8 Comments

  1. Mary Beth Danielson
    February 6, 2017 @ 9:38 am

    Two things: 1. Fear as magpies screaming against a yellow sky. I’ve never thought what fear would look or sounds like, but yes, this is it. This is such a strong image. And 2. I like that I can see that Jack is changing and growing. That none of this is easy, but he is moving and growing forward, Maybe for a kid with Autism in them, we see more clearly than in “normal” people, that the struggle is always to deal with the fear and then keep going. Lots of adults adults don’t understand this at all. Thanks for this.

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  2. Karen Martin
    February 6, 2017 @ 9:41 am

    A beautiful boy. An amazing dog. And a very, very wonderful mother.

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  3. GP
    February 6, 2017 @ 2:07 pm

    My child (also age 12) has also been experiencing increasing anxiety since the start of puberty. Medication has helped, but puberty seems to contribute to the gradual increase in anxiety. Lately, she has been showing some OCD type characteristics. The OCD behaviors look like a maladaptive mechanism to help her “calm” the underlying anxiety. My child says that she gets a feeling that something really bad is going to happen unless she does something a certain way (e.g. avoid an activity or say something multiple times).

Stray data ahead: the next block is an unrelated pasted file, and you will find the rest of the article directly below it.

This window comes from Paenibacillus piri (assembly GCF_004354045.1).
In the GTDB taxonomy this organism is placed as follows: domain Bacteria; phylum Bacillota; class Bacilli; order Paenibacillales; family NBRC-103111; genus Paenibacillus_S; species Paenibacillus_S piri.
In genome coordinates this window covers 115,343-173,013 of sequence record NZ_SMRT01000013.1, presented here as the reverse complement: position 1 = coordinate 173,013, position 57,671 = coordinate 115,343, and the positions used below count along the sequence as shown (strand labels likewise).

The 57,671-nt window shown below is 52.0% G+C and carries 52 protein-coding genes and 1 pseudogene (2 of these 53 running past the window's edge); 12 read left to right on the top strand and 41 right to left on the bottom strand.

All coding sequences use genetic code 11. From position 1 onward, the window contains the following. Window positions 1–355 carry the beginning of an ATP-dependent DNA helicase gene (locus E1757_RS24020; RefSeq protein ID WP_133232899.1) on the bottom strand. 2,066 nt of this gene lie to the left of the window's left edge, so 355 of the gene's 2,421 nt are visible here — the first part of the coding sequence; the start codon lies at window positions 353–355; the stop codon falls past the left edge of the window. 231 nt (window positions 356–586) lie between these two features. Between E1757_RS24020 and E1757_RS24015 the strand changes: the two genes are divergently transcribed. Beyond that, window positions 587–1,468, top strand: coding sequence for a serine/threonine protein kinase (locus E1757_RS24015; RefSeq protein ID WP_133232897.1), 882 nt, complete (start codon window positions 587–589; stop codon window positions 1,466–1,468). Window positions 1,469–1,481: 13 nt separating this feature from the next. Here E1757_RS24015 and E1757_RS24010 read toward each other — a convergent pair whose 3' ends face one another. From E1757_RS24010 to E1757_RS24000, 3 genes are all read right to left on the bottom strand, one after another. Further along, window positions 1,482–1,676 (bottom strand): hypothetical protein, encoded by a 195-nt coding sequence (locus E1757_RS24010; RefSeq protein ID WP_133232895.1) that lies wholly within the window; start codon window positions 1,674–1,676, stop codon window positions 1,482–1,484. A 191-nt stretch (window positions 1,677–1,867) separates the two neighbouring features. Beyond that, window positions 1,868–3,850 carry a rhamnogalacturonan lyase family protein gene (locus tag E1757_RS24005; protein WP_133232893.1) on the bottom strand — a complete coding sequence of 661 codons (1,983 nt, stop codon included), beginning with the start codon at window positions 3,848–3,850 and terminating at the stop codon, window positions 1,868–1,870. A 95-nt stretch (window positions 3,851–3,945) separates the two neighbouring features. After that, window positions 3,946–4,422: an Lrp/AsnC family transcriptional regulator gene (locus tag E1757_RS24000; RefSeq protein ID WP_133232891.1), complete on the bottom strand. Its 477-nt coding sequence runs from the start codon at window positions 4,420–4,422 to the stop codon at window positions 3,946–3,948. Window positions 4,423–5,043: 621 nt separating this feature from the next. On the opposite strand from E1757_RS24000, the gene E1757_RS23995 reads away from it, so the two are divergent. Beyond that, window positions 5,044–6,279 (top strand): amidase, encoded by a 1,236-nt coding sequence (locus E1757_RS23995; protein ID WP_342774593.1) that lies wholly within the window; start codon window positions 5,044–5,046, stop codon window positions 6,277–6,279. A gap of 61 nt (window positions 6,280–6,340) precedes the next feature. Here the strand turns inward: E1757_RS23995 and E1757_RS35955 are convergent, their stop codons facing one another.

Have you asked Jack if he believes something bad is going to happen if he does not check on you after he goes to bed? If yes, that, to me, would sound like an OCD type of behavior. If he just misses you, it may be separation anxiety, and the approach to help alleviate these symptoms would tend to be different.

    Perhaps, temporarily going to bed at the same time as the children (at least “officially”) may help eliminate that hour of him checking on you every 10 minutes. We usually read or watch TV (sometimes with headphones) in our bedroom so that the house is quiet and it appears that we have all gone to bed. For us, it was worth the inconvenience because it helped my child get into a bedtime routine that really helped her fall asleep. Also, without any bedtime drama, we are now able to unwind much better after a long day.

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  4. Kim Black
    February 7, 2017 @ 12:37 am

    Happy birthday Wolfie!

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  5. Lana
    February 7, 2017 @ 7:54 am

    I smiled and got a little teary when I realized the point of view of your essay, and why Jack needed the candle. I remember when he was so afraid of dogs, I remember the story of the dog in the hotel lobby. I’m so happy to read that Wolfie has become Jack’s fuzzy weighted blanket. Dogs rock. And you, mama – you rock!

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  6. A
    February 7, 2017 @ 1:40 pm

    How is it that you can read my heart so well?

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  7. Janet (grandmother) God Bless
    February 10, 2017 @ 8:22 pm

    Very touching and loving Happy Birthday Wolfie and Thank-you for the comfort you give Jack, without words.

    Reply

  8. Beth Brown Johnson
    February 13, 2017 @ 1:02 am

    This is so artsy and raw. I love it, and I know the fear you feel is as his mother.

    Reply

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